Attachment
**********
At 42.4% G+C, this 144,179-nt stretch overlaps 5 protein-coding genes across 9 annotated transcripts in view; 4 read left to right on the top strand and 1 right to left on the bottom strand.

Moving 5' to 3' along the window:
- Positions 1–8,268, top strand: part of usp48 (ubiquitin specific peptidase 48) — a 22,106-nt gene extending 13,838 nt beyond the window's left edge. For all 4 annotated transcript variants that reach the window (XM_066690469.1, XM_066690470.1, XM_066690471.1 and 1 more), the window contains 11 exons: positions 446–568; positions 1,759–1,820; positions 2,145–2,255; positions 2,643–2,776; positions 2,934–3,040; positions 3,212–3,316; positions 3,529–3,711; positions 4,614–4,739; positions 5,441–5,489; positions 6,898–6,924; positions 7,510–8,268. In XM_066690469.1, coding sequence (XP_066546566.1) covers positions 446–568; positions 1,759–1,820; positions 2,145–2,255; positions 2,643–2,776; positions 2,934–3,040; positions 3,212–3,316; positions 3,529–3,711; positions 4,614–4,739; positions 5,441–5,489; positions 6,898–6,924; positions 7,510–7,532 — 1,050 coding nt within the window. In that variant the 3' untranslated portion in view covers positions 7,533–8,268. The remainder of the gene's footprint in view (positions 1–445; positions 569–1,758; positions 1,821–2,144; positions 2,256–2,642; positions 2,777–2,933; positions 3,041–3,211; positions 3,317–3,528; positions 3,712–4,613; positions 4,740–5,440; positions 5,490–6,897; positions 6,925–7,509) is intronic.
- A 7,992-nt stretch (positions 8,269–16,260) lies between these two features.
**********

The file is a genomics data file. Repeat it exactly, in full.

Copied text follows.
At 42.4% G+C, this 144,179-nt stretch overlaps 5 protein-coding genes across 9 annotated transcripts in view; 4 read left to right on the top strand and 1 right to left on the bottom strand.

Moving 5' to 3' along the window:
- Positions 1–8,268, top strand: part of usp48 (ubiquitin specific peptidase 48) — a 22,106-nt gene extending 13,838 nt beyond the window's left edge. For all 4 annotated transcript variants that reach the window (XM_066690469.1, XM_066690470.1, XM_066690471.1 and 1 more), the window contains 11 exons: positions 446–568; positions 1,759–1,820; positions 2,145–2,255; positions 2,643–2,776; positions 2,934–3,040; positions 3,212–3,316; positions 3,529–3,711; positions 4,614–4,739; positions 5,441–5,489; positions 6,898–6,924; positions 7,510–8,268. In XM_066690469.1, coding sequence (XP_066546566.1) covers positions 446–568; positions 1,759–1,820; positions 2,145–2,255; positions 2,643–2,776; positions 2,934–3,040; positions 3,212–3,316; positions 3,529–3,711; positions 4,614–4,739; positions 5,441–5,489; positions 6,898–6,924; positions 7,510–7,532 — 1,050 coding nt within the window. In that variant the 3' untranslated portion in view covers positions 7,533–8,268. The remainder of the gene's footprint in view (positions 1–445; positions 569–1,758; positions 1,821–2,144; positions 2,256–2,642; positions 2,777–2,933; positions 3,041–3,211; positions 3,317–3,528; positions 3,712–4,613; positions 4,740–5,440; positions 5,490–6,897; positions 6,925–7,509) is intronic.
- A 7,992-nt stretch (positions 8,269–16,260) lies between these two features.